In the context of DDD setters on a domain model are a code smell. They should be avoided for the simple reason that they are not really part of the domain. There are no nouns in it that a Domain Expert may understand and changes to the data should go through specific methods instead.
customer.StreetName = ... customer.City = ...
While the right way to do that would be to have a
customer.ChangeAddress method that could then publish an event etc etc.. At least from my understanding this is all sound theory and I can totally understand why setters in a domain model are not really desireable.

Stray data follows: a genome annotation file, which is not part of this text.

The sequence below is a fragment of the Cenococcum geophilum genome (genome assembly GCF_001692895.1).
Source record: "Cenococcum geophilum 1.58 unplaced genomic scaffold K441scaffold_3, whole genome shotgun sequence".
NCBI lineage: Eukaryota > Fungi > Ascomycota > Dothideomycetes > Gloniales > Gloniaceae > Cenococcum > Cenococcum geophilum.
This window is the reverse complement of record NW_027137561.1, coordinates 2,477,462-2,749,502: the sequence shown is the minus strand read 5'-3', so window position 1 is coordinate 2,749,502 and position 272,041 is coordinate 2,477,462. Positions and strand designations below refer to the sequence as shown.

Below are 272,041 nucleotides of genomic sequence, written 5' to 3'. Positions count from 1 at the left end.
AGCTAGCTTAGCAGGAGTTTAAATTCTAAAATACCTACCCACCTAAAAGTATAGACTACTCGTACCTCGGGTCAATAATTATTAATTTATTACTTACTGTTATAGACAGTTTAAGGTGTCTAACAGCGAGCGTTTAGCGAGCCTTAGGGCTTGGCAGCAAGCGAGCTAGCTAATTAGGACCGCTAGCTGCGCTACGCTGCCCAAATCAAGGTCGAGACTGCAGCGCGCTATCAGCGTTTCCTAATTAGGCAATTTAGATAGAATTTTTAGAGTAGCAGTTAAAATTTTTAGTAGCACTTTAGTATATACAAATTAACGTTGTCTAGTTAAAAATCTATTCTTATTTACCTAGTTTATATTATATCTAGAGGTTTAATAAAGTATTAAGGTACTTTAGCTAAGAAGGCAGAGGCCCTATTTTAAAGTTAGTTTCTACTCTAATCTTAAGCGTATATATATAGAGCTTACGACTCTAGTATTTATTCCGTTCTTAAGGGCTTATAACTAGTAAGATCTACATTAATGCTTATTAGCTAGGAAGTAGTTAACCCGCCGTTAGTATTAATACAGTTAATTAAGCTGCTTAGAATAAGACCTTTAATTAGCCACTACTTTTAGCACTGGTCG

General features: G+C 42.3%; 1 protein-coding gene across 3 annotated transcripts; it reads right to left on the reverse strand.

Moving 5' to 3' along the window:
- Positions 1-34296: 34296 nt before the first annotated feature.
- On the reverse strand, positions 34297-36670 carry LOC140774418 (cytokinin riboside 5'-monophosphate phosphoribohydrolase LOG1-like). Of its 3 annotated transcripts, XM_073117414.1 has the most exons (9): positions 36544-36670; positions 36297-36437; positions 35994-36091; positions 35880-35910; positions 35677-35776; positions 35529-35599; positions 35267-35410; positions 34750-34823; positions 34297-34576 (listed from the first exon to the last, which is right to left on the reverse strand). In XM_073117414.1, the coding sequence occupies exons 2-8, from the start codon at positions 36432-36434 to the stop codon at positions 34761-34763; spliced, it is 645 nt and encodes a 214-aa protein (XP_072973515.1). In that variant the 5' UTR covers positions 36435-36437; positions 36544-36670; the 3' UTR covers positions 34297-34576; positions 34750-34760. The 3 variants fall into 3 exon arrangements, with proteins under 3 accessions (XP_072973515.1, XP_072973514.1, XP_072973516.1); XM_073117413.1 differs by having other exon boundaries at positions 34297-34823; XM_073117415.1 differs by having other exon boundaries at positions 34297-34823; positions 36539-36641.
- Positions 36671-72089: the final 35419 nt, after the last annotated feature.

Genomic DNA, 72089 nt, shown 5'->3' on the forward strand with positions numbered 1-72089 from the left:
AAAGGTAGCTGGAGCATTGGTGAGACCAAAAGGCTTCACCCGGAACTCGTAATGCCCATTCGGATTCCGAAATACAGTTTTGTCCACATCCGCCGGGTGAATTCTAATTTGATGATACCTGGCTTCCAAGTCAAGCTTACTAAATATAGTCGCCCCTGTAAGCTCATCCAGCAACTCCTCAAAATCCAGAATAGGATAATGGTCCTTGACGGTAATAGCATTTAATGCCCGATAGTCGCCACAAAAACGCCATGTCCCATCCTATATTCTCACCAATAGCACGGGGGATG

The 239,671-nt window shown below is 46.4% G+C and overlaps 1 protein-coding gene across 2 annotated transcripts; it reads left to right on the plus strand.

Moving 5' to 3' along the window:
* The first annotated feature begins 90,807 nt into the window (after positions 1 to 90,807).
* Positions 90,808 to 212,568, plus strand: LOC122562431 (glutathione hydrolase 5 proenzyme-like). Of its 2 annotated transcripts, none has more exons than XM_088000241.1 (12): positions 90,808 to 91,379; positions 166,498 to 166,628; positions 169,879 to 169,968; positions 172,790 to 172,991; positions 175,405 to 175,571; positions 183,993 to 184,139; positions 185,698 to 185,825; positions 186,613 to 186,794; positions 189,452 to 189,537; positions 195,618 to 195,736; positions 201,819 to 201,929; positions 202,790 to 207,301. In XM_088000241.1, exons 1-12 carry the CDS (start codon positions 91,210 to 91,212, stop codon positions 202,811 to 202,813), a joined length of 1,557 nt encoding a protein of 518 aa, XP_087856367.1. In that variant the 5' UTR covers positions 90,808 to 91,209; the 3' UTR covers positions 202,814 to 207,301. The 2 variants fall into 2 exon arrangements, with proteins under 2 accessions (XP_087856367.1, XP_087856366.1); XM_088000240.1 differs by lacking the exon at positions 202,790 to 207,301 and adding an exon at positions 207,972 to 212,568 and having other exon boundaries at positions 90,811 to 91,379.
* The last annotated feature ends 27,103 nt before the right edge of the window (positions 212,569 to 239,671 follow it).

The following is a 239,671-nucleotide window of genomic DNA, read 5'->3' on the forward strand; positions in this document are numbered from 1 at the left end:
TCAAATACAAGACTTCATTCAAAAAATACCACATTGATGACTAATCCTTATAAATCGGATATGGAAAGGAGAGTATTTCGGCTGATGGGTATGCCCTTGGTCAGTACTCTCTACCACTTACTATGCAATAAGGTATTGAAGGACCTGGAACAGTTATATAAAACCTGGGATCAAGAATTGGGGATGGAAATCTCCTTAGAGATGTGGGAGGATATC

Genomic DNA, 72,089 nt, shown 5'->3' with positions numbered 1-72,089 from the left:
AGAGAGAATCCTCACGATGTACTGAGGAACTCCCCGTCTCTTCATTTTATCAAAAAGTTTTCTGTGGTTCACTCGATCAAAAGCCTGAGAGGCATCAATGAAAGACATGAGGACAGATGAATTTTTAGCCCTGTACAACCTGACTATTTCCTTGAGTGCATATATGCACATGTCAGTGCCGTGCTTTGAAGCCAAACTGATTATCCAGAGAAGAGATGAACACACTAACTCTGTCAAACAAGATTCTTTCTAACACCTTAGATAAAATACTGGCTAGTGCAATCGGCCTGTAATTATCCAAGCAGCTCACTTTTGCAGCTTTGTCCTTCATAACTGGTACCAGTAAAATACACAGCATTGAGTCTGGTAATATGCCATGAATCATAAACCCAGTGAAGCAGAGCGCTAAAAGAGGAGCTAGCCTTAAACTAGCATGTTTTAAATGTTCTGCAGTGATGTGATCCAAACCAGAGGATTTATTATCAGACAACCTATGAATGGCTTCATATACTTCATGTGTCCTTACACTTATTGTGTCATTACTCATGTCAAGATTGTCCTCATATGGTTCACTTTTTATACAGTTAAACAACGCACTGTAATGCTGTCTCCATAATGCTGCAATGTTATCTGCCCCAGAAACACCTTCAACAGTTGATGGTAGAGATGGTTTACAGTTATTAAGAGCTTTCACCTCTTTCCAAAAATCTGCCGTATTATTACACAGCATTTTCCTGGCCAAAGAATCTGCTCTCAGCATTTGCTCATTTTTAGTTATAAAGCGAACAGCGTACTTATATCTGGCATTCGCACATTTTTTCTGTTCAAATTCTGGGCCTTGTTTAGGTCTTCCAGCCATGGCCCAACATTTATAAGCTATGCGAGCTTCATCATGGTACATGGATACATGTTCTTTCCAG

BUT: Without setters on your domain model, those methods get pretty hard to test.
How do I get a Customer instance to run my tests against if I can't construct one without having either a big-ass constructor that takes in ALL arguments, or do some reflection magic? I use NHibernate in the backend so NHibernate already does some reflection magic to populate these fields in the first place.
But it feels really bad to have a ctor with 10 arguments.. (And the same would be true for a factory method).
Any advice on this?